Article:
Food for good: how to feed America with what we already have.

By Andrew Mikofalvy, Julia Appel, Kalki Seksaria and Kenneth Friedman

The New Food (Waste & Insecurity) Guide Pyramid

The Problem   The Solution

                    The problem                                      The solution

The data say that 40% of food produced in the US is wasted, while almost 50 million Americans are food insecure to some degree. We wanted to share  Maria’s Story, because it shows the impact that supermarkets, kitchens, restaurants, food banks, and non profit and community organizations can have when they work together to decrease both food insecurity and food wastage.

Our audience is the decision makers of grocery stores at the Massachusetts Food Association (a non-profit association of grocery stores) annual meeting.

Our call to action is that grocery stores donate excess food, and cash, to food banks to help address the insidious problem of food insecurity in America.

To appropriately convey the message to the grocery store representatives attending the meeting, we evaluated the important factors that employees might look at when considering implementing a food donation program at their own store, and then the costs and the benefits of participating in the food donation process.  Costs include monetary and legal barriers to donating food, while benefits include the positive effect on individuals lives and a more positive public perception of the store in question. In addition, many legal worries are alleviated by the Bill Emerson Good Samaritan Food Donation Act, while the benefits are augmented by tax deductions.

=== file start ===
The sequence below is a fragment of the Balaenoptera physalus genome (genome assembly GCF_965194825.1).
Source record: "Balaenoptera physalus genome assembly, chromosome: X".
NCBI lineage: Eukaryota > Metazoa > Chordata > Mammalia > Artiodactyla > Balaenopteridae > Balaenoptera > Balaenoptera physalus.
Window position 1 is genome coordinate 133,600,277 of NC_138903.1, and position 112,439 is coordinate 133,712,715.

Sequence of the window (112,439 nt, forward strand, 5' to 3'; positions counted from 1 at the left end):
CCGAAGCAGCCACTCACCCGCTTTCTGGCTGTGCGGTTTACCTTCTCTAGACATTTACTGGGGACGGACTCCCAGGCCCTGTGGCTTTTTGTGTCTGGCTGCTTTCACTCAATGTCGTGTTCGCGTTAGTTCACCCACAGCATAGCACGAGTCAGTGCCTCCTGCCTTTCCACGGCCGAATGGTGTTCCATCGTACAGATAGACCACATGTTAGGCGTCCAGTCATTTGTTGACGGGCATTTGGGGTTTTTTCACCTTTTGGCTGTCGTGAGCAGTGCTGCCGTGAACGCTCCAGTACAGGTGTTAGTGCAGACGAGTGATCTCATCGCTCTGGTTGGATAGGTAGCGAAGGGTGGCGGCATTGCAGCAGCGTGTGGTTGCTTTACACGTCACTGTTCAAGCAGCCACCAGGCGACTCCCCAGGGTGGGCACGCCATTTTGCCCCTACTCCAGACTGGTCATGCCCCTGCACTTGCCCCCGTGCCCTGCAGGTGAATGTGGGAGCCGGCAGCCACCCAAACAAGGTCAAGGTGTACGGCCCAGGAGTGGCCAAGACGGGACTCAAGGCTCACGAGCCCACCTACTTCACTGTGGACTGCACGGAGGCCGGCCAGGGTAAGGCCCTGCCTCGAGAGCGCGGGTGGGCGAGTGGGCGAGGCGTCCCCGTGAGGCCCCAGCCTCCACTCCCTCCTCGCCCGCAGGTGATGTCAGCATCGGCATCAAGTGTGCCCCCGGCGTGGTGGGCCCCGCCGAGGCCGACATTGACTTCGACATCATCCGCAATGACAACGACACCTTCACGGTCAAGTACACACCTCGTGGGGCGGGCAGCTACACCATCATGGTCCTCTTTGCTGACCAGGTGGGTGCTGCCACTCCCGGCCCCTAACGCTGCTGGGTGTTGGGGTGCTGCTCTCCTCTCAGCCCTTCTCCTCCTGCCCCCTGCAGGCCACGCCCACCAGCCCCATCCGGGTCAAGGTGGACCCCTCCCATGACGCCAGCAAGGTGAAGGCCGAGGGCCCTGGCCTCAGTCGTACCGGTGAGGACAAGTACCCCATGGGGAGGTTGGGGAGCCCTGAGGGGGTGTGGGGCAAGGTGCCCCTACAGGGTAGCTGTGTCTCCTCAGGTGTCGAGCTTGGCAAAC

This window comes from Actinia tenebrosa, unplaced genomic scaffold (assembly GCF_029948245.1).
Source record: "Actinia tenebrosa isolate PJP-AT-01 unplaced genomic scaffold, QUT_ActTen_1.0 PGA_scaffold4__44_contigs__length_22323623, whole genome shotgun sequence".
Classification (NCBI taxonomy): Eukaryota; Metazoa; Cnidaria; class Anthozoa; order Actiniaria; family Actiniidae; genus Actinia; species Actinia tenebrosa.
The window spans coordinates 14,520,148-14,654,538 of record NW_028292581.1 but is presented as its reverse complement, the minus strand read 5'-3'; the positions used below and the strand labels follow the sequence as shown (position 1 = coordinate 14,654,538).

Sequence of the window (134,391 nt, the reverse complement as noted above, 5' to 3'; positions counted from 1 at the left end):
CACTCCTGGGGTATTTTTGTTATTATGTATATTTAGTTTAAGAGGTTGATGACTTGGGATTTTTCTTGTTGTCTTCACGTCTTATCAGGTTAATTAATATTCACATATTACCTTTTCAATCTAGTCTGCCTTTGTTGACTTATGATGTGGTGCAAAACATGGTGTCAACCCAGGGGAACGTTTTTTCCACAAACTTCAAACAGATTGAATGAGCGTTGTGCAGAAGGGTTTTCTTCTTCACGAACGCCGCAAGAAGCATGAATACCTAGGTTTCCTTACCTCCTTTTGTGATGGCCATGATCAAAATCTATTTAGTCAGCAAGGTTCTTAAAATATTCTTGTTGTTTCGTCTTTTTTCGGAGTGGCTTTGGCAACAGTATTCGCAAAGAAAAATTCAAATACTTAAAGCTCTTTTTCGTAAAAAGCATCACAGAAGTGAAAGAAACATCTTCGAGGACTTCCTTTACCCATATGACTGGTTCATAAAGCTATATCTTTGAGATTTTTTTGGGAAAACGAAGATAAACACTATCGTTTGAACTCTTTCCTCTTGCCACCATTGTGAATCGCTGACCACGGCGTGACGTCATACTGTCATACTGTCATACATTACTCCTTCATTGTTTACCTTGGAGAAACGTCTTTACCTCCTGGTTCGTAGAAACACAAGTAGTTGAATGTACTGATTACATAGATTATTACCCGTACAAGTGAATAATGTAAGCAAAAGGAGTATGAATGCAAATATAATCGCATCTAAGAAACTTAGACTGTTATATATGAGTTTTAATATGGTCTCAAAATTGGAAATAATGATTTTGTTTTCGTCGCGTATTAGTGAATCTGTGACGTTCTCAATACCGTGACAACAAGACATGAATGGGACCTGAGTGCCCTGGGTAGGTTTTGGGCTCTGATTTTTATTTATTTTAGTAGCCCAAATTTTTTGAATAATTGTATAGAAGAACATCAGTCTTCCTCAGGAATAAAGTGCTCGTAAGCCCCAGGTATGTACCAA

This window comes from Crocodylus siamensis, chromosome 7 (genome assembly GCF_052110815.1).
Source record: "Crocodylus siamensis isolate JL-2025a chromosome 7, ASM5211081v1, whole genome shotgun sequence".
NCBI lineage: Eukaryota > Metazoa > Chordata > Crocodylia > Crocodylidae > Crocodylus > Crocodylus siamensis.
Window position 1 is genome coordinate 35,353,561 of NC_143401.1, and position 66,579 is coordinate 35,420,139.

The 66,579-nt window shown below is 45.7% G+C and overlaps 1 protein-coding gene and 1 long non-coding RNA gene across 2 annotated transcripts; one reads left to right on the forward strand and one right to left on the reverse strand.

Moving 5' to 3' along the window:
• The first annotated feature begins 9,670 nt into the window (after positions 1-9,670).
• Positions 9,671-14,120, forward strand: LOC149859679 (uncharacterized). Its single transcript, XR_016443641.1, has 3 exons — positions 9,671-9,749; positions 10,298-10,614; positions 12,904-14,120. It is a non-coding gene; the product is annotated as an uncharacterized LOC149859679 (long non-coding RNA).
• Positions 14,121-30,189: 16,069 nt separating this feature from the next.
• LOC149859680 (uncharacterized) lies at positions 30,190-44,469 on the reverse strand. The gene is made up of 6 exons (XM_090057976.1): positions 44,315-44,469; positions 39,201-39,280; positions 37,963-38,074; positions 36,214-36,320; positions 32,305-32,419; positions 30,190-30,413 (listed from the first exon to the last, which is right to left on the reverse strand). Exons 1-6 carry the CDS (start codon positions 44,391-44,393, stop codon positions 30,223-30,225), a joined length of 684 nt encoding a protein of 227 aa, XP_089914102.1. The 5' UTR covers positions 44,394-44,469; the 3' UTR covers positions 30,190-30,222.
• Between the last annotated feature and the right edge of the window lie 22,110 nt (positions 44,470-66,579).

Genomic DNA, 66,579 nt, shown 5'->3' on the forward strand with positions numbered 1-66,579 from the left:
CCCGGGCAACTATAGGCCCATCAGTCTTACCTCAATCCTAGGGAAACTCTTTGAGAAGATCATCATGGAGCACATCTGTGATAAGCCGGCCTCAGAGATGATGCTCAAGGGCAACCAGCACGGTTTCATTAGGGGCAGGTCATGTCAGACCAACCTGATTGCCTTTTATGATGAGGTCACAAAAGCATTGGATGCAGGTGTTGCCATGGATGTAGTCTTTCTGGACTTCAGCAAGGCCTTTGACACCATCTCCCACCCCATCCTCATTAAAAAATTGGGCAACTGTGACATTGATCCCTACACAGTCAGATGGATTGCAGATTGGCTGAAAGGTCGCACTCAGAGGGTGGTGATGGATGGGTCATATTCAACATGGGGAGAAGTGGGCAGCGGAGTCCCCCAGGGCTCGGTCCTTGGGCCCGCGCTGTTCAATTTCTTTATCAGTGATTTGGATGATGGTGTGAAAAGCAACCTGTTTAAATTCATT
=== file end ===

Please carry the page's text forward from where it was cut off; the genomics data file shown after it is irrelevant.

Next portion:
We designed a pyramid shaped business card that resembles the shape and structure of the easily-recognizable food guide graphic: food pyramid. The card is two sided, and is a mockup of a give away that we would distribute to people at the annual MA Food Association conference. The front side expresses problems associated with food insecurity and food waste, and the flipside presents solutions: references to programs that can help alleviate and explain the costs associated with entering the food donation arena. The shape allows us to present the data at several levels: national, state and individual. This image also serces to connect Maria’s story with state and national data on food insecurity, to provide an inspiration to act.

The flipside represents a solution, and provides informational resources for how grocery store owners can help address the problem. It starts with reasons and resources for companies to donate their food to help with food security. It concludes with how community programs and store donations have made Maria better off, thereby closing the loop and finishing the story.

We combined quantitative and qualitative data. We found Maria’s story in the Project Bread 2013 Annual Status Report, and our quantitative data from a variety of sources: